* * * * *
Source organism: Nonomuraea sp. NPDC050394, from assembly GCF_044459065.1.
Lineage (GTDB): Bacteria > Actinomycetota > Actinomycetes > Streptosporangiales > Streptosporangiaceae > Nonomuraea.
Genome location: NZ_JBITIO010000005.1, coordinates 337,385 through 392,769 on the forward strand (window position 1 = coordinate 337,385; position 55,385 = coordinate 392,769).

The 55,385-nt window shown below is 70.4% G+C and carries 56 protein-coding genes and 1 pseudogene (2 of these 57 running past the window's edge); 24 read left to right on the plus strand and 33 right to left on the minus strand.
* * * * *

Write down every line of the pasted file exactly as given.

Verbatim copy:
Source organism: Nonomuraea sp. NPDC050394, from assembly GCF_044459065.1.
Lineage (GTDB): Bacteria > Actinomycetota > Actinomycetes > Streptosporangiales > Streptosporangiaceae > Nonomuraea.
Genome location: NZ_JBITIO010000005.1, coordinates 337,385 through 392,769 on the forward strand (window position 1 = coordinate 337,385; position 55,385 = coordinate 392,769).

The 55,385-nt window shown below is 70.4% G+C and carries 56 protein-coding genes and 1 pseudogene (2 of these 57 running past the window's edge); 24 read left to right on the plus strand and 33 right to left on the minus strand.